Three years ago today, I wrote the following blog post about a project that I was not allowed to talk about in detail yet. Now, of course, the cat’s long out of the bag, as the book came out in the fall of that year: Sleepy Hollow: Children of the Revolution, the only novel that was done to tie into the FOX TV series starring Tom Mison and Nicole Beharie (which was just cancelled a couple days ago).
So here’s me describing the incredibly smooth process of writing the novel, working with Meagan Stacey and Kim Silverton at Random House — though, to my disappointment, it did not lead to more work, as they didn’t do any further SH novels, and both Meagan and Kim moved on to other jobs at other companies before too long.
Anyhow, feel free to fill in the details as you read the following post from 2014….
On Wednesday the 5th of February, I received an e-mail from an editor approaching me about a tie-in project. I said yes, and then we started the outline process.
Less than a week after that initial e-mail, I sent that editor a first-draft proposal. On Thursday the 13th of February, I got licensor feedback, and I sent a revised proposal the very next day. On the following Tuesday, the 18th, the licensor approved the outline, and a formal offer was made to myself and my agent.
The catch being that the book was due on 28 April.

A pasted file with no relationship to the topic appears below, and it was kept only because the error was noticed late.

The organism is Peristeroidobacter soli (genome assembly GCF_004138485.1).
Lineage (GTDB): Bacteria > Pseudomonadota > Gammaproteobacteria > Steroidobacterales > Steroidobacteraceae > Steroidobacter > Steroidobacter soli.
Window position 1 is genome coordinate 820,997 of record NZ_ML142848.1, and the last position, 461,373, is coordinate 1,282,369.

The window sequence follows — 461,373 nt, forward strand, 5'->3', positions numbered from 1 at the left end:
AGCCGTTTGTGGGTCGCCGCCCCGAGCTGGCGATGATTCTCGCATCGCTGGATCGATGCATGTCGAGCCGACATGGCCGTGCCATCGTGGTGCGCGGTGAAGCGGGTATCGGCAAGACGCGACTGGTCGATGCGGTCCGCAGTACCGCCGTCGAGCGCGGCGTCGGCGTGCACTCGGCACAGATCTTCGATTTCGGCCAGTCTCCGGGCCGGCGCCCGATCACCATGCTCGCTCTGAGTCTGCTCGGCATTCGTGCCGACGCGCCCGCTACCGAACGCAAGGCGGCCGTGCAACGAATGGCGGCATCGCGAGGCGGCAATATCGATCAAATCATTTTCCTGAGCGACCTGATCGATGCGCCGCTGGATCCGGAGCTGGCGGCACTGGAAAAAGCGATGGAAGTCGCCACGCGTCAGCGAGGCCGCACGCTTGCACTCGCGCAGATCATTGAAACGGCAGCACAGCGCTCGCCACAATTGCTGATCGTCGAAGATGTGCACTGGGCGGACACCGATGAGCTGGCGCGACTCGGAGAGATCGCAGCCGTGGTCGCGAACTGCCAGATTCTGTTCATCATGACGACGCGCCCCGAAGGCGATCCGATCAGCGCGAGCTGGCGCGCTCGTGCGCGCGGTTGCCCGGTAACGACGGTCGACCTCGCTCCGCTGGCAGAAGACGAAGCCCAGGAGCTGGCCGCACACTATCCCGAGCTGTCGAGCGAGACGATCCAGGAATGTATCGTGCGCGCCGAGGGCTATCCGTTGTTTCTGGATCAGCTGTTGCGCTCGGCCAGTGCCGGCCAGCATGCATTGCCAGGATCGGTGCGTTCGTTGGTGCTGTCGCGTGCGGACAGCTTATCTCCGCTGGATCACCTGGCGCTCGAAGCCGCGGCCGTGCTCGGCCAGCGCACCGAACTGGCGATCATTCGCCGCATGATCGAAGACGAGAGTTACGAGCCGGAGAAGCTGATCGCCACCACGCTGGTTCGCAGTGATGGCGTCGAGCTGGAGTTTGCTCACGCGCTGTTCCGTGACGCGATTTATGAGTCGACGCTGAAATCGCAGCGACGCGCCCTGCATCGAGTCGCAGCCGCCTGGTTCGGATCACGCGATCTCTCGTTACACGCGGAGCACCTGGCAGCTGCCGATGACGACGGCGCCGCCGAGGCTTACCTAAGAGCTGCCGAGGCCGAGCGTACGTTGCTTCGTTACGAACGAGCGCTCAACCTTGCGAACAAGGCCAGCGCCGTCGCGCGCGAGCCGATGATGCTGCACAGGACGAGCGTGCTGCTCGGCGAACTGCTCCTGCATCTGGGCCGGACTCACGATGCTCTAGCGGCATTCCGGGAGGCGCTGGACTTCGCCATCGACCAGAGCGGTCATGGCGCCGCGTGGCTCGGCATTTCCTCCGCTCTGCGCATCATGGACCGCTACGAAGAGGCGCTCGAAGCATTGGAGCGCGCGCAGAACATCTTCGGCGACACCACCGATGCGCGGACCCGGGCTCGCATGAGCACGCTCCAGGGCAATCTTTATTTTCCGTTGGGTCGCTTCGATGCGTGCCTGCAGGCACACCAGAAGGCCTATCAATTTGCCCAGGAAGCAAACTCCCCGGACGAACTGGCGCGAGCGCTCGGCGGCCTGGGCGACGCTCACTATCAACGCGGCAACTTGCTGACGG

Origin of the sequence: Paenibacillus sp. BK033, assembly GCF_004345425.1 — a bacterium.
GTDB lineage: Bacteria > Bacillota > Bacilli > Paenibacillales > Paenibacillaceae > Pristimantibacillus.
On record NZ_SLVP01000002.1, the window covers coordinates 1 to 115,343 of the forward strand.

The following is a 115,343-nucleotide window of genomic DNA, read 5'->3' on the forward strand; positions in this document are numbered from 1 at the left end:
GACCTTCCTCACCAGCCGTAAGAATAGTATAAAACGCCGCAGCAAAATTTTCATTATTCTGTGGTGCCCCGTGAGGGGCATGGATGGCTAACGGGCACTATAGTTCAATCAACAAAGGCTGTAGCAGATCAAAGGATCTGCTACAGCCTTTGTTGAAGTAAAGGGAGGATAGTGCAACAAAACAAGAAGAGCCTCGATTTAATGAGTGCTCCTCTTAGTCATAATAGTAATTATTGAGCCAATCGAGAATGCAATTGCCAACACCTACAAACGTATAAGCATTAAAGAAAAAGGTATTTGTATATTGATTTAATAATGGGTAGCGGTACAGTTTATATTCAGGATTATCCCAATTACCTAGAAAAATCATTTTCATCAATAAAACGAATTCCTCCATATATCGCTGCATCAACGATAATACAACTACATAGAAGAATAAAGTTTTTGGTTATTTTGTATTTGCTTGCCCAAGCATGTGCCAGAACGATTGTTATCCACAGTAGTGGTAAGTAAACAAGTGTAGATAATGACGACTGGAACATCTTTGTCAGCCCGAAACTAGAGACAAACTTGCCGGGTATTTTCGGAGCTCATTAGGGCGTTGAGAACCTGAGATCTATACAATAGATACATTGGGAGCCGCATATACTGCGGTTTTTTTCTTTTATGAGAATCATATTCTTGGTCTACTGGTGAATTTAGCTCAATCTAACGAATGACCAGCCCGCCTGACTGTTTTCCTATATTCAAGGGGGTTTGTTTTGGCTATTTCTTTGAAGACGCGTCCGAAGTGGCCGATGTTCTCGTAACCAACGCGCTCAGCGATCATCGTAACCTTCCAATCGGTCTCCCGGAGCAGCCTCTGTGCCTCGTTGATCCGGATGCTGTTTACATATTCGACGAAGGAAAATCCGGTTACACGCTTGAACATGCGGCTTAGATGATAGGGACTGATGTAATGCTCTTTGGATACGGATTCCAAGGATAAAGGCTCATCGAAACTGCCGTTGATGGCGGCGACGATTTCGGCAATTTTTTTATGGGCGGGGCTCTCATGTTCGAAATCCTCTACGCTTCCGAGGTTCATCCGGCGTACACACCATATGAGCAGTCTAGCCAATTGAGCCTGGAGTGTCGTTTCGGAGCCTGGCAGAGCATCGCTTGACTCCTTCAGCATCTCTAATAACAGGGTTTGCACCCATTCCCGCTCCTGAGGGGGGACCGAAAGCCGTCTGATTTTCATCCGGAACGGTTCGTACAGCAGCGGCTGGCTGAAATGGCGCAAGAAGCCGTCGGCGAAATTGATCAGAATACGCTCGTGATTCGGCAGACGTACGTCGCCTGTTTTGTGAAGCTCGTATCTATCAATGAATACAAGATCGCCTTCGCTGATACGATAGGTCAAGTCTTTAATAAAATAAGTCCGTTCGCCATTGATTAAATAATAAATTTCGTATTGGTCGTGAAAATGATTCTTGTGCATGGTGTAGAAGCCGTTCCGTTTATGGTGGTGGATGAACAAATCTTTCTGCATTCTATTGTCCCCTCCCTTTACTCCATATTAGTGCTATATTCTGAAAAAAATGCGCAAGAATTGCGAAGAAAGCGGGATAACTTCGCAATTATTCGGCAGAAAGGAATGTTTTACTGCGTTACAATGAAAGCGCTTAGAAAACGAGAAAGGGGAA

I spent the rest of February clearing the decks, as it were, getting all the stuff done that needed to get done and then spent all of March and April writing the novel.
I turned in the manuscript on Monday the 28th of April as contracted (despite the best efforts of Hartsfield-Jackson International Airport), I got feedback from my editor on Wednesday the 30th, but she held onto it until the licensor provided their feedback, which came on Tuesday the 6th of May.
To my delight and glee (and relief), the notes were incredibly minor. It took me all of three hours to do all the revisions requested by editor and licensor, and I sent the revised manuscript back on Wednesday the 7th.
I have written and edited more tie-in novels than I’m willing to count. It is very rare for a process to go from “you wanna do this book?” to an approved manuscript in three months, rarer still for those three months to be as smooth as this has been.
The book is going to be announced later this month, at which point I’ll be able to use less vague terms than I’m using in this blog entry, but I want to say what an absolute joy this project has been. And on top of that, it’s basically covering rent for several months, which is a relief to me and Wrenn, as it’s one less financial burden.
I can say that it’s a license I’ve never worked in before, and one that I think will be successful (and with any luck lead to more work). I really can’t wait to talk about it, but I can say that it’s been one of the best experiences of my career. And I’ve had some fantastic experiences, so I don’t say that lightly.